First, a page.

“There were always questions,” he said. “Will this affect football season? You read things from people saying that it wouldn’t, and then you would read things from people saying that it would. So the whole time was just a huge portion of time of uncertainty. Yeah, you really questioned it — whether it was going to happen or it wasn’t. And then it got postponed and then reinstated. Yeah, the whole thing, just a big mess, but I’m really, truly happy just to be able to play and call it game week.”
Funk returns to headline a rushing offense that averaged a respectable 169.4 yards, but bade farewell to McFarland (614 yards and eight touchdowns) and Javon Leake (736 yards and eight scores). Saturday will mark Funk’s debut as the lead back, but Locksley expressed his confidence in Funk’s ability to carry out that role.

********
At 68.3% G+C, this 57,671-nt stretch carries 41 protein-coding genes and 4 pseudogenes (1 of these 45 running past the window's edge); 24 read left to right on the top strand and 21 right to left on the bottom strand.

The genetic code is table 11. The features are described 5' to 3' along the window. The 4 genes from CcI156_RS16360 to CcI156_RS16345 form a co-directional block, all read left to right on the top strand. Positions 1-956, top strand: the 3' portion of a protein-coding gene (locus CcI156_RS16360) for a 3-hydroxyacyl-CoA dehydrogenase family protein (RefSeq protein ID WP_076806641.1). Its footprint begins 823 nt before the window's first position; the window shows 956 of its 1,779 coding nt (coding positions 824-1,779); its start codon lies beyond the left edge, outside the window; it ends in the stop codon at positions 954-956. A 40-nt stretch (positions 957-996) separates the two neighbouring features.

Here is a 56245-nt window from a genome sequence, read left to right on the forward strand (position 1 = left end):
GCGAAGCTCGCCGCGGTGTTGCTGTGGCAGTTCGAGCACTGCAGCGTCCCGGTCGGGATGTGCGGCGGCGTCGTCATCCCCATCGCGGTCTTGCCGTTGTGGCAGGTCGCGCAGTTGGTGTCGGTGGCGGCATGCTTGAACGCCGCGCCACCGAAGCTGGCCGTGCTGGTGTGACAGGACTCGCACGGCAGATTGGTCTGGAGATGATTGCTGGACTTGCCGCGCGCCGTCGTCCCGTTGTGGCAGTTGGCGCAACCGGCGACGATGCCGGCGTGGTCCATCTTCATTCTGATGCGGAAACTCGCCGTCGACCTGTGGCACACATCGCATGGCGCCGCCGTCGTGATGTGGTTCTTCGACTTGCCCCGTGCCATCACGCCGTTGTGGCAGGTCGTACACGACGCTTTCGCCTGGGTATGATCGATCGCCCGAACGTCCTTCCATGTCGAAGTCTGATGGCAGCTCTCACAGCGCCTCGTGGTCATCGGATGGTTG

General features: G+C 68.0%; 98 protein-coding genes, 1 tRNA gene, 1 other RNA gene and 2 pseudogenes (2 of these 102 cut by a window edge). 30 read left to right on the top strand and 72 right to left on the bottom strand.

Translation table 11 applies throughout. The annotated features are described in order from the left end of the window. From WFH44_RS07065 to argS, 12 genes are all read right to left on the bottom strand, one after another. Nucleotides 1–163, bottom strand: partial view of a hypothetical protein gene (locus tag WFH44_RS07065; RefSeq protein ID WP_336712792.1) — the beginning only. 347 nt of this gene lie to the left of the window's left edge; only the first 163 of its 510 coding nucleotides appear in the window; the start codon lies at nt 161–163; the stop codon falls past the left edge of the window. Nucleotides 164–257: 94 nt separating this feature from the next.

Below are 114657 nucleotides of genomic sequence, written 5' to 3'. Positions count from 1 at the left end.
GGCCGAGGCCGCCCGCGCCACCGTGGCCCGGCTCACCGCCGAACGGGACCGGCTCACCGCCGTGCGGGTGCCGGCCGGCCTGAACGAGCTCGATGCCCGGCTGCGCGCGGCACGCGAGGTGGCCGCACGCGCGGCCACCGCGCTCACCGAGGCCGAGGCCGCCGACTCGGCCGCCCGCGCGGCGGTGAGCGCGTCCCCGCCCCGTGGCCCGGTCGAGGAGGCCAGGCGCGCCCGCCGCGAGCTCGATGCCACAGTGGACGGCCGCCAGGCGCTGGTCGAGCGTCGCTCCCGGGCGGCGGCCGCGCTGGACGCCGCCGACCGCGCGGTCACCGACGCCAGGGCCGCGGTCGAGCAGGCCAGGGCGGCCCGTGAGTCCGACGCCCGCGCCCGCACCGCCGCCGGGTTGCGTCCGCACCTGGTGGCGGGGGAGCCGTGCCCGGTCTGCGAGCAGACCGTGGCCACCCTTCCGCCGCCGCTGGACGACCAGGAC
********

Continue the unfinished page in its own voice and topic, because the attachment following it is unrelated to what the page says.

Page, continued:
“He is that lead running back and very capable,” he said. “He’s a three-down guy. He’s a guy that can be smart in protection, who runs good routes, can get us tough, short yardage, has a nose for the end zone. So there’s no doubt he’s one of our primary guys. … Jake is one of those guys that has created a niche for himself as a ball carrier and leader. He’s really knowledgeable about our system and has had a great camp. So I see him playing a major role for us on offense.”
Funk said he has been honing his body and studying film to prepare for his first taste of football in 13 months. Saturday will be a culmination of the effort he put to get to this stage.
“I can’t complain at all,” he said. “My knee feels great. I’m stronger, faster, more in shape than I’ve ever been. But I’m really just excited to get out there. We’ll see what happens. I’m not into predicting anything. I’m just going to go out there and give everything I’ve got, and everything else is in God’s hands.”
Saturday, 7:30 p.m.
TV: BTN Radio: 105.7 FM
Line: Northwestern by 11